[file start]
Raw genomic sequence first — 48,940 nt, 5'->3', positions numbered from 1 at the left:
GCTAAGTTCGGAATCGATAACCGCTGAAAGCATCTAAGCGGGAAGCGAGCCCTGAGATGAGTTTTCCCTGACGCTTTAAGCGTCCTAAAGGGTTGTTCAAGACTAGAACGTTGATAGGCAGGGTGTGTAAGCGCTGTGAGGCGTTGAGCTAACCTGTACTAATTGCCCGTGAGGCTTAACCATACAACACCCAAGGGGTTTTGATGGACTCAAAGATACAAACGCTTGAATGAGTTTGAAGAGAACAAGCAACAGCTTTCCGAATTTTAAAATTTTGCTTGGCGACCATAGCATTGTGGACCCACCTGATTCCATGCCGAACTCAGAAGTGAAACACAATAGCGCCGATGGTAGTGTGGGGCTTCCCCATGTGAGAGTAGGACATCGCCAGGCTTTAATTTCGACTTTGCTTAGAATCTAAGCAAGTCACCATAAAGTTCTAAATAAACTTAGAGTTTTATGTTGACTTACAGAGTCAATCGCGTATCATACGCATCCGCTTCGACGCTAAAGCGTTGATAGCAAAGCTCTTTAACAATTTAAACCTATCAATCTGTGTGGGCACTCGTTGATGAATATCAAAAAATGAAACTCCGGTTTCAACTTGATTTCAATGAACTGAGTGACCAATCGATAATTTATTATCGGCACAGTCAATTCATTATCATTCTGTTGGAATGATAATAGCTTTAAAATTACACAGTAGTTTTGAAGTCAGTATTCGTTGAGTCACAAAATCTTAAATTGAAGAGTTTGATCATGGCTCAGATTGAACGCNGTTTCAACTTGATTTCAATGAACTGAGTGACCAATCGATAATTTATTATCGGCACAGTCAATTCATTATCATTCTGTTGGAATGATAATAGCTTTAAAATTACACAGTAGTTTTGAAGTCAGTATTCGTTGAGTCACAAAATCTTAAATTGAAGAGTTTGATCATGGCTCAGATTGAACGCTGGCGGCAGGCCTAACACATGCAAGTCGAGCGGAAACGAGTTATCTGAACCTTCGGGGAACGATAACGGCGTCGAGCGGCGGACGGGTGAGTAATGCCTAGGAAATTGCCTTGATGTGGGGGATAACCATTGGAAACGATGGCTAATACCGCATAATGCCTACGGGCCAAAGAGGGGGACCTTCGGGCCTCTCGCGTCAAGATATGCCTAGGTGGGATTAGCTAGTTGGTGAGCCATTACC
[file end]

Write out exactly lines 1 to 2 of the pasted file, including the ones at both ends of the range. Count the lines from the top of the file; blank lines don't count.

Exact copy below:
Raw genomic sequence first — 48,940 nt, 5'->3', positions numbered from 1 at the left:
GCTAAGTTCGGAATCGATAACCGCTGAAAGCATCTAAGCGGGAAGCGAGCCCTGAGATGAGTTTTCCCTGACGCTTTAAGCGTCCTAAAGGGTTGTTCAAGACTAGAACGTTGATAGGCAGGGTGTGTAAGCGCTGTGAGGCGTTGAGCTAACCTGTACTAATTGCCCGTGAGGCTTAACCATACAACACCCAAGGGGTTTTGATGGACTCAAAGATACAAACGCTTGAATGAGTTTGAAGAGAACAAGCAACAGCTTTCCGAATTTTAAAATTTTGCTTGGCGACCATAGCATTGTGGACCCACCTGATTCCATGCCGAACTCAGAAGTGAAACACAATAGCGCCGATGGTAGTGTGGGGCTTCCCCATGTGAGAGTAGGACATCGCCAGGCTTTAATTTCGACTTTGCTTAGAATCTAAGCAAGTCACCATAAAGTTCTAAATAAACTTAGAGTTTTATGTTGACTTACAGAGTCAATCGCGTATCATACGCATCCGCTTCGACGCTAAAGCGTTGATAGCAAAGCTCTTTAACAATTTAAACCTATCAATCTGTGTGGGCACTCGTTGATGAATATCAAAAAATGAAACTCCGGTTTCAACTTGATTTCAATGAACTGAGTGACCAATCGATAATTTATTATCGGCACAGTCAATTCATTATCATTCTGTTGGAATGATAATAGCTTTAAAATTACACAGTAGTTTTGAAGTCAGTATTCGTTGAGTCACAAAATCTTAAATTGAAGAGTTTGATCATGGCTCAGATTGAACGCNGTTTCAACTTGATTTCAATGAACTGAGTGACCAATCGATAATTTATTATCGGCACAGTCAATTCATTATCATTCTGTTGGAATGATAATAGCTTTAAAATTACACAGTAGTTTTGAAGTCAGTATTCGTTGAGTCACAAAATCTTAAATTGAAGAGTTTGATCATGGCTCAGATTGAACGCTGGCGGCAGGCCTAACACATGCAAGTCGAGCGGAAACGAGTTATCTGAACCTTCGGGGAACGATAACGGCGTCGAGCGGCGGACGGGTGAGTAATGCCTAGGAAATTGCCTTGATGTGGGGGATAACCATTGGAAACGATGGCTAATACCGCATAATGCCTACGGGCCAAAGAGGGGGACCTTCGGGCCTCTCGCGTCAAGATATGCCTAGGTGGGATTAGCTAGTTGGTGAGCCATTACC